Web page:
There are no culturally offensive references anywhere in this textbook. The references used are not hypothetical they represent actual researchers who have created the frameworks discussed, thus race and ethnicity are not an issue.
This textbook has a place in the clarification of the cognitive science field and of course the subsequent education of all involved. The place is quite specific to upper division psychology students and instructors interested in this specific area. However, this area does contribute and relate to many different areas of research including Neuroscience, Education, Sociology, Linguistics and others.
Table of Contents
- Chapter 1. The Cognitive Sciences: One or Many?
- Chapter 2. Multiple Levels of Investigation
- Chapter 3. Elements of Classical Cognitive Science
- Chapter 4. Elements of Connectionist Cognitive Science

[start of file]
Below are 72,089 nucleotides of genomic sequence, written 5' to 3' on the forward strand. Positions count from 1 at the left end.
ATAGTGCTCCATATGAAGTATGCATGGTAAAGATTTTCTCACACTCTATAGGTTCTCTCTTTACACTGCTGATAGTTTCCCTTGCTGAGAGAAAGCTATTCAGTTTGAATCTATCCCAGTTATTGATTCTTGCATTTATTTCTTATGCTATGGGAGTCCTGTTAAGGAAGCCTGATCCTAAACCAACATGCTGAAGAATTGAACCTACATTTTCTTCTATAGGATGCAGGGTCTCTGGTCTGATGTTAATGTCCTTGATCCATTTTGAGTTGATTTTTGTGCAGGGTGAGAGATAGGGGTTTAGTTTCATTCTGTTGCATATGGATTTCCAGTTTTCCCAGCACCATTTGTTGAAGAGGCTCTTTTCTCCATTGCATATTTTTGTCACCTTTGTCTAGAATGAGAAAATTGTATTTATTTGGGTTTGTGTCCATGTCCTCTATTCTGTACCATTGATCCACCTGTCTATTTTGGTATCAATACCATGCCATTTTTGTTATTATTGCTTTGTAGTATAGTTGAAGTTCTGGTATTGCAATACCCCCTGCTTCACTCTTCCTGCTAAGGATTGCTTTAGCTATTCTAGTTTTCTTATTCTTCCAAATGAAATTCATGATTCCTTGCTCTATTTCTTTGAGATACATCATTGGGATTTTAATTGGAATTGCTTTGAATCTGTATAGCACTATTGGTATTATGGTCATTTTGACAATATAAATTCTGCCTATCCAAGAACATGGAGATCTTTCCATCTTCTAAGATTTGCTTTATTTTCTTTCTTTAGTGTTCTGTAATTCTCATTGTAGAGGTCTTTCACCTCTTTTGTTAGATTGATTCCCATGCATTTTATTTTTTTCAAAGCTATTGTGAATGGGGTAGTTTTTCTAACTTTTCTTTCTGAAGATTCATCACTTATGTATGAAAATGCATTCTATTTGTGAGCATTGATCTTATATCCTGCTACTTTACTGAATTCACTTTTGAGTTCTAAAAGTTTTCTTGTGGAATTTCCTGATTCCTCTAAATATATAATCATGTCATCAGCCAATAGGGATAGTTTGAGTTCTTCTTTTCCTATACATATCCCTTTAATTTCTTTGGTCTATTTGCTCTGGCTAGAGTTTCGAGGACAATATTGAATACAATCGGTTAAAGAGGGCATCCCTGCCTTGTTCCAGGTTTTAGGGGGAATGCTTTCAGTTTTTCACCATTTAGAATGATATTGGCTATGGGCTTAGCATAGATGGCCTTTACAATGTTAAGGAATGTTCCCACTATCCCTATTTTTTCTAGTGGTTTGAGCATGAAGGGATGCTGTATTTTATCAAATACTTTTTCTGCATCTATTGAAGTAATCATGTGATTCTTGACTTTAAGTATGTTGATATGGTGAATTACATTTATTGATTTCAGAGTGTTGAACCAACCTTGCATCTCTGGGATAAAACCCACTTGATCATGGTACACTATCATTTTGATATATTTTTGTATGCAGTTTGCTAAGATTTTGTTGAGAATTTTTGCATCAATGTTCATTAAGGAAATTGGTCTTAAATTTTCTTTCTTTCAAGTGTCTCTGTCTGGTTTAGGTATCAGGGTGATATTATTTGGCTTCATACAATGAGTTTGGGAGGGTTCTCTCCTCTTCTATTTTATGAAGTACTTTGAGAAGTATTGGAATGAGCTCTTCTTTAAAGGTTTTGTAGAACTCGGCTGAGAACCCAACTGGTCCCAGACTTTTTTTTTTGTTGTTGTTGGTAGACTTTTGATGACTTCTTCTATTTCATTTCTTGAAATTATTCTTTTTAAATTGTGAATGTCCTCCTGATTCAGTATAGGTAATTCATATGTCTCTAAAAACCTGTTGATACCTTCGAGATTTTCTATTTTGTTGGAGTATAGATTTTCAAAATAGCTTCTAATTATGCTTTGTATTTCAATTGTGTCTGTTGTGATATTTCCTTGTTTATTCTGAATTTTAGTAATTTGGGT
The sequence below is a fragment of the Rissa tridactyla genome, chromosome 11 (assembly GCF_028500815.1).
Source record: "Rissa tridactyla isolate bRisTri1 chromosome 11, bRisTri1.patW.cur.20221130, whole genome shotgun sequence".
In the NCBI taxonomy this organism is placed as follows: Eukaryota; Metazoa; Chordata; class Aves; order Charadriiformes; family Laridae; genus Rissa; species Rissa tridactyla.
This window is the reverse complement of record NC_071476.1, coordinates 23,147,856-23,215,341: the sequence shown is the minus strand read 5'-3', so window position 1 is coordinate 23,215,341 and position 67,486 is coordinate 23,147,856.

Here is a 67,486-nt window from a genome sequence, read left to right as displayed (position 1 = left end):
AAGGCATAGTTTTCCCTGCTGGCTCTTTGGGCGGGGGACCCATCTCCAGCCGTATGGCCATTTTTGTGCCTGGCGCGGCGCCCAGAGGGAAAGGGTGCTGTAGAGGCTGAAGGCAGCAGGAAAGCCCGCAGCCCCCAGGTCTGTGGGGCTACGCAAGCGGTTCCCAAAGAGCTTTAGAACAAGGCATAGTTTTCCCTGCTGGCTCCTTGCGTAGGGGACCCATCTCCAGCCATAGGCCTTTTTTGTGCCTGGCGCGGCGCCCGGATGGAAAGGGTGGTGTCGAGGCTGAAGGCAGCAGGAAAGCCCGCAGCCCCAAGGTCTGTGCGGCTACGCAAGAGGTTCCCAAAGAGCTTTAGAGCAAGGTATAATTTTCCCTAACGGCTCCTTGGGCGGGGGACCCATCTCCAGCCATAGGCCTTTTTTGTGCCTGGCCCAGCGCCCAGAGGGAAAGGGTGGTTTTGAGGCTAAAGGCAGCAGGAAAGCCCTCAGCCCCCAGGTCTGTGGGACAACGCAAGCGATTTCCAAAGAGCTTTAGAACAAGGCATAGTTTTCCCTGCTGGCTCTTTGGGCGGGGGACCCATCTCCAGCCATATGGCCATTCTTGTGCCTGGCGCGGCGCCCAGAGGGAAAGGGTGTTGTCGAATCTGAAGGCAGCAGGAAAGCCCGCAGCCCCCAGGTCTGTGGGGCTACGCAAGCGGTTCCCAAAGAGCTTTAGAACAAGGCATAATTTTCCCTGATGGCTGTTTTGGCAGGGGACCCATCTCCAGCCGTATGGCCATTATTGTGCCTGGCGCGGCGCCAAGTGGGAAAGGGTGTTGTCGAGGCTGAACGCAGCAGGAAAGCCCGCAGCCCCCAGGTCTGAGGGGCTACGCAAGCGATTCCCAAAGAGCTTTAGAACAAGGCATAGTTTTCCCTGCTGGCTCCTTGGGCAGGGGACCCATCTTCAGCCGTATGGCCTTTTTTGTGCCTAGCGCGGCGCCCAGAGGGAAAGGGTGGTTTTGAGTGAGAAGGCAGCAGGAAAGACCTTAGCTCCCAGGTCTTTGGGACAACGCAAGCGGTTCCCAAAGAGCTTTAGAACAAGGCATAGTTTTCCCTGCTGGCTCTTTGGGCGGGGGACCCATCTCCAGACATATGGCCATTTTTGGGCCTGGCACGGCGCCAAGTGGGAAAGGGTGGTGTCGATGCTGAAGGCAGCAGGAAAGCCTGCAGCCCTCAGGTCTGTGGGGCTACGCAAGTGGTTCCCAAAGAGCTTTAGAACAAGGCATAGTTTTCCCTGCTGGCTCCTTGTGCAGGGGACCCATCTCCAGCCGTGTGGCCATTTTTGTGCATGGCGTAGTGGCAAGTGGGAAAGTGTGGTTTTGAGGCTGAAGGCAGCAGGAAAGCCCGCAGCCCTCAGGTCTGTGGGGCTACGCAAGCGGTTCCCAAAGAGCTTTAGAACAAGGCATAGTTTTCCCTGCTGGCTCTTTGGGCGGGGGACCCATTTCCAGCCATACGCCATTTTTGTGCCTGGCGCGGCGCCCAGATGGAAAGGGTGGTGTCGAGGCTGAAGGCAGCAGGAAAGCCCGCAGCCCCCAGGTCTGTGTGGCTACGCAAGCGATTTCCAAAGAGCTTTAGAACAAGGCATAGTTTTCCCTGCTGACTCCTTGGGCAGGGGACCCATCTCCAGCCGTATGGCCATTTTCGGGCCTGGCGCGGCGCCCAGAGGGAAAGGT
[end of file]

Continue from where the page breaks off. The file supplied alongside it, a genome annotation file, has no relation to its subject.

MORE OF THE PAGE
- Chapter 5. Elements of Embodied Cognitive Science
- Chapter 6. Classical Music and Cognitive Science
- Chapter 7. Marks of the Classical?
- Chapter 8. Seeing and Visualizing
- Chapter 9. Towards a Cognitive Dialectic
About the Book
Cognitive science arose in the 1950s when it became apparent that a number of disciplines, including psychology, computer science, linguistics, and philosophy, were fragmenting. Perhaps owing to the field’s immediate origins in cybernetics, as well as to the foundational assumption that cognition is information processing, cognitive science initially seemed more unified than psychology. However, as a result of differing interpretations of the foundational assumption and dramatically divergent views of the meaning of the term information processing, three separate schools emerged: classical cognitive science, connectionist cognitive science, and embodied cognitive science.